error ~ student_t(5,0,1);

for(i in 1:nobs){
mu[i] = asym[ptid[i],visit[i]] / (1 + exp((xmid[ptid[i],visit[i]] - conc[i]) * scale[ptid[i],visit[i]]));
}

val ~ normal(mu, error);
}

1 Like

These two threads go into some detail with the problems with similar models.

In general, the problem is that the parameters are not very strongly identified. For instance, within the exponent, every increase in D can be offset by a decrease in A. That means that if you don’t have enough data (in a subgroup) to estimate the plateau, A, D is not identified either. One option could be to only allow for hierarchical parameters on D or A but not for both if you can justify it. Another option is to reparametrize in terms of A and ratio = D/A. If A > 0, then the maximum derivative scaled by the maximum value could make sense.

Me and @stemangiola eventually ended up using a different reparametrization of the sigmoid for a very similar use case (there is a paper in final stages of preparation including that):

f(x) = \frac{y_0 (1 + exp( \beta M))}{1 + exp(\beta (M - x ))}

in this parametrization, y_0 = f(0) and \beta = \frac{4D}{A} is “slope” parameter. Those parameters are in our experience mostly well identified. Note that, we centered and scaled x before fitting the model, so y_0 is the value at the midpoint of data, which tends to be well constrained by the data (if you want to avoid centering, then use “value at midpoint” as a parameter). Another important point is that your prior should constrain M to not be far from the observed range of x, as once the midpoint drifts far from the data, your inferences become insensitive to changes to M. If your model then fits M outside of the observed range of x, you should interpret it as “midpoint not reached by the data” and avoid stating any conclusions about the actual value of M (in this case, exact D is also not determined and exact A can only be determined if M \ll x)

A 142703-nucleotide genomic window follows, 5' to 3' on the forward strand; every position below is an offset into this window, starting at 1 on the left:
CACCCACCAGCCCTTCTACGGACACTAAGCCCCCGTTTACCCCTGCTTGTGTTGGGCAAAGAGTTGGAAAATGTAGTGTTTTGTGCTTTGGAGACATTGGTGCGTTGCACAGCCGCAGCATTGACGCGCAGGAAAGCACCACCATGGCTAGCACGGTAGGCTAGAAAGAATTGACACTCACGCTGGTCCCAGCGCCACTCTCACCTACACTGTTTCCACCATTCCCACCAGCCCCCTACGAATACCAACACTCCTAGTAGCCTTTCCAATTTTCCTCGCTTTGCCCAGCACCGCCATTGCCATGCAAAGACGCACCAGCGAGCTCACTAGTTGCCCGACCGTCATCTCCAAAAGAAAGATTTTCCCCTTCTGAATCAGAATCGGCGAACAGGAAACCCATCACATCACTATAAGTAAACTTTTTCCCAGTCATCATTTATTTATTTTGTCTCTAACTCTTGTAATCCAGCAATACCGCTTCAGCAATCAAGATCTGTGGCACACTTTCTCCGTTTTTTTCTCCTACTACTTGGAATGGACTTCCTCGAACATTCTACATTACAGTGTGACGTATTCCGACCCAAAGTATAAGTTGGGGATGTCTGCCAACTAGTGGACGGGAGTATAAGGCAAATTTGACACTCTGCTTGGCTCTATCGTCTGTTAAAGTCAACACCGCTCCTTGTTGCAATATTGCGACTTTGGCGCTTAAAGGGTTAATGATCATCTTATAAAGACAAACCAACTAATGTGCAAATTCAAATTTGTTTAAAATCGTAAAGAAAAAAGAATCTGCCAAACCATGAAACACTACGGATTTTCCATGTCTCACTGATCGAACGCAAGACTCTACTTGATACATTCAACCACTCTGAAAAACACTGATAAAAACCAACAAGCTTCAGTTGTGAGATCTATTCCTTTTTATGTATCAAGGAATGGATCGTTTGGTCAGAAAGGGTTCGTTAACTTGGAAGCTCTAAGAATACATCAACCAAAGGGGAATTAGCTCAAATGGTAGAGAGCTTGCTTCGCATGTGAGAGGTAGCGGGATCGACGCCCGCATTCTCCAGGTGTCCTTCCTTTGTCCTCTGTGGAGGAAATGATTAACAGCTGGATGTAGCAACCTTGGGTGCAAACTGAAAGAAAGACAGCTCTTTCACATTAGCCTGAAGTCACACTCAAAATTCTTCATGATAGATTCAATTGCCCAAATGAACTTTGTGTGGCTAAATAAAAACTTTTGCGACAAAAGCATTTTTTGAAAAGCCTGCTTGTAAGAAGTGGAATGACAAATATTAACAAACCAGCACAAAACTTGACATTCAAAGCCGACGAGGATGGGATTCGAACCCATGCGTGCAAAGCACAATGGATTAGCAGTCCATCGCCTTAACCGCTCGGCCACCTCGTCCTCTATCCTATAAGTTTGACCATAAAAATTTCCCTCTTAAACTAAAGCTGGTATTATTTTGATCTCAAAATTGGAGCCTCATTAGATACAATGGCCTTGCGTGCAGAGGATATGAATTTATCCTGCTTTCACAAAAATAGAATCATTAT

Finally, when x is scaled and centered, you can put very sensible priors on \beta - you just need to let it go large enough to allow for almost instantaneous changes \beta \sim N(0,5) has worked quite nice for me.

Note: please check/re-derive my formulas before using them in a model, I have done silly mistakes in posts here in the past.

Also I would totally recommend to first write a model that fits a single curve (from simulated data), debug it really well and incorporate it into a bigger model once you understand it over and out.

3 Likes

I was thinking of replying but you got first :) Great explanation.

Indeed, we have spent some time to come up with a robust parametrisation of the generalised sigmoid function, that would perform for linear, exponential and sigmoid trends, also in case of slope 0.

Fell free to go with it. I will link the article when possible.

1 Like

Has this appeared anywhere yet?

On the edge of a big publication… I have to complete some more analyses and we’ll get there! ;)

Will be published before end of the year. Let me know if you need some info to implement, but I think the formula has been already given by Martin.

1 Like